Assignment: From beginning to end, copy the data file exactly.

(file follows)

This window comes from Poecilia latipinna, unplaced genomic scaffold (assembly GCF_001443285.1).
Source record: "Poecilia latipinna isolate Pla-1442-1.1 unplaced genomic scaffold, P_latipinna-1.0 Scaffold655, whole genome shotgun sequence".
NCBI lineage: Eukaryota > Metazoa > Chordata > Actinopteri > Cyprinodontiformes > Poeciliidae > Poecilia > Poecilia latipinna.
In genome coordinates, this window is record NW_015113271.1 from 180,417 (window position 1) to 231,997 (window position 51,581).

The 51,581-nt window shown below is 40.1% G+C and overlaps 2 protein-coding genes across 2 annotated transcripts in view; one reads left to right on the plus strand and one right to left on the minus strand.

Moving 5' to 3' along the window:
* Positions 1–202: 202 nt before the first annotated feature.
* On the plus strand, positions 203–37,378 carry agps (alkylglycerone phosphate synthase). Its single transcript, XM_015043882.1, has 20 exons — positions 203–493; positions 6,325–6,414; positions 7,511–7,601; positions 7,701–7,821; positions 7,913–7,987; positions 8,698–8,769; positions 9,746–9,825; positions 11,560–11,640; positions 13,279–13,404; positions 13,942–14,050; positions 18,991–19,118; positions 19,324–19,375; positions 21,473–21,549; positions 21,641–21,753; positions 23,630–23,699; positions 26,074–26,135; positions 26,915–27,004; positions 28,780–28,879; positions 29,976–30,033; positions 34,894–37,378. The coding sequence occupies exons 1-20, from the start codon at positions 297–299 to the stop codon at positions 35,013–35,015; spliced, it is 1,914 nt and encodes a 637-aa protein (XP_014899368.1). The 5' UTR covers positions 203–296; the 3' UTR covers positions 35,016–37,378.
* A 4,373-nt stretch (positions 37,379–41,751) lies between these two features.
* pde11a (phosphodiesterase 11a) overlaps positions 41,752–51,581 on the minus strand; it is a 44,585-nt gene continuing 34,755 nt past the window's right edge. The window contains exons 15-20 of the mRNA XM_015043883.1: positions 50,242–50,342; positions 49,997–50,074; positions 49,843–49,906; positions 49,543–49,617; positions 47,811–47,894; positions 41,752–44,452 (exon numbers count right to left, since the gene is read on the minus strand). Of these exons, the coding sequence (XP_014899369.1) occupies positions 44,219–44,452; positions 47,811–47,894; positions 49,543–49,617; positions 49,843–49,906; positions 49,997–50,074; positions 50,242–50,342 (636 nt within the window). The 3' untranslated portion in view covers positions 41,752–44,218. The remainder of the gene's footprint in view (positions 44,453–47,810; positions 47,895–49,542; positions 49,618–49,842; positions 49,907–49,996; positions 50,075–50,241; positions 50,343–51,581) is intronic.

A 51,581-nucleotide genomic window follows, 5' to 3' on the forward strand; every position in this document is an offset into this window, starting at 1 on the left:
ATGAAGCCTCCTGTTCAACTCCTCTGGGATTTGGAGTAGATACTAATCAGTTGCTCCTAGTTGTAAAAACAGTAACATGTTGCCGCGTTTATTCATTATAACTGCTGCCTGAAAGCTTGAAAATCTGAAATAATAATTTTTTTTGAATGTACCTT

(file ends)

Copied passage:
This window comes from Poecilia latipinna, unplaced genomic scaffold (assembly GCF_001443285.1).
Source record: "Poecilia latipinna isolate Pla-1442-1.1 unplaced genomic scaffold, P_latipinna-1.0 Scaffold655, whole genome shotgun sequence".
NCBI lineage: Eukaryota > Metazoa > Chordata > Actinopteri > Cyprinodontiformes > Poeciliidae > Poecilia > Poecilia latipinna.
In genome coordinates, this window is record NW_015113271.1 from 180,417 (window position 1) to 231,997 (window position 51,581).

The 51,581-nt window shown below is 40.1% G+C and overlaps 2 protein-coding genes across 2 annotated transcripts in view; one reads left to right on the plus strand and one right to left on the minus strand.

Moving 5' to 3' along the window:
* Positions 1–202: 202 nt before the first annotated feature.
* On the plus strand, positions 203–37,378 carry agps (alkylglycerone phosphate synthase). Its single transcript, XM_015043882.1, has 20 exons — positions 203–493; positions 6,325–6,414; positions 7,511–7,601; positions 7,701–7,821; positions 7,913–7,987; positions 8,698–8,769; positions 9,746–9,825; positions 11,560–11,640; positions 13,279–13,404; positions 13,942–14,050; positions 18,991–19,118; positions 19,324–19,375; positions 21,473–21,549; positions 21,641–21,753; positions 23,630–23,699; positions 26,074–26,135; positions 26,915–27,004; positions 28,780–28,879; positions 29,976–30,033; positions 34,894–37,378. The coding sequence occupies exons 1-20, from the start codon at positions 297–299 to the stop codon at positions 35,013–35,015; spliced, it is 1,914 nt and encodes a 637-aa protein (XP_014899368.1). The 5' UTR covers positions 203–296; the 3' UTR covers positions 35,016–37,378.
* A 4,373-nt stretch (positions 37,379–41,751) lies between these two features.
* pde11a (phosphodiesterase 11a) overlaps positions 41,752–51,581 on the minus strand; it is a 44,585-nt gene continuing 34,755 nt past the window's right edge. The window contains exons 15-20 of the mRNA XM_015043883.1: positions 50,242–50,342; positions 49,997–50,074; positions 49,843–49,906; positions 49,543–49,617; positions 47,811–47,894; positions 41,752–44,452 (exon numbers count right to left, since the gene is read on the minus strand). Of these exons, the coding sequence (XP_014899369.1) occupies positions 44,219–44,452; positions 47,811–47,894; positions 49,543–49,617; positions 49,843–49,906; positions 49,997–50,074; positions 50,242–50,342 (636 nt within the window). The 3' untranslated portion in view covers positions 41,752–44,218. The remainder of the gene's footprint in view (positions 44,453–47,810; positions 47,895–49,542; positions 49,618–49,842; positions 49,907–49,996; positions 50,075–50,241; positions 50,343–51,581) is intronic.

A 51,581-nucleotide genomic window follows, 5' to 3' on the forward strand; every position in this document is an offset into this window, starting at 1 on the left:
ATGAAGCCTCCTGTTCAACTCCTCTGGGATTTGGAGTAGATACTAATCAGTTGCTCCTAGTTGTAAAAACAGTAACATGTTGCCGCGTTTATTCATTATAACTGCTGCCTGAAAGCTTGAAAATCTGAAATAATAATTTTTTTTGAATGTACCTT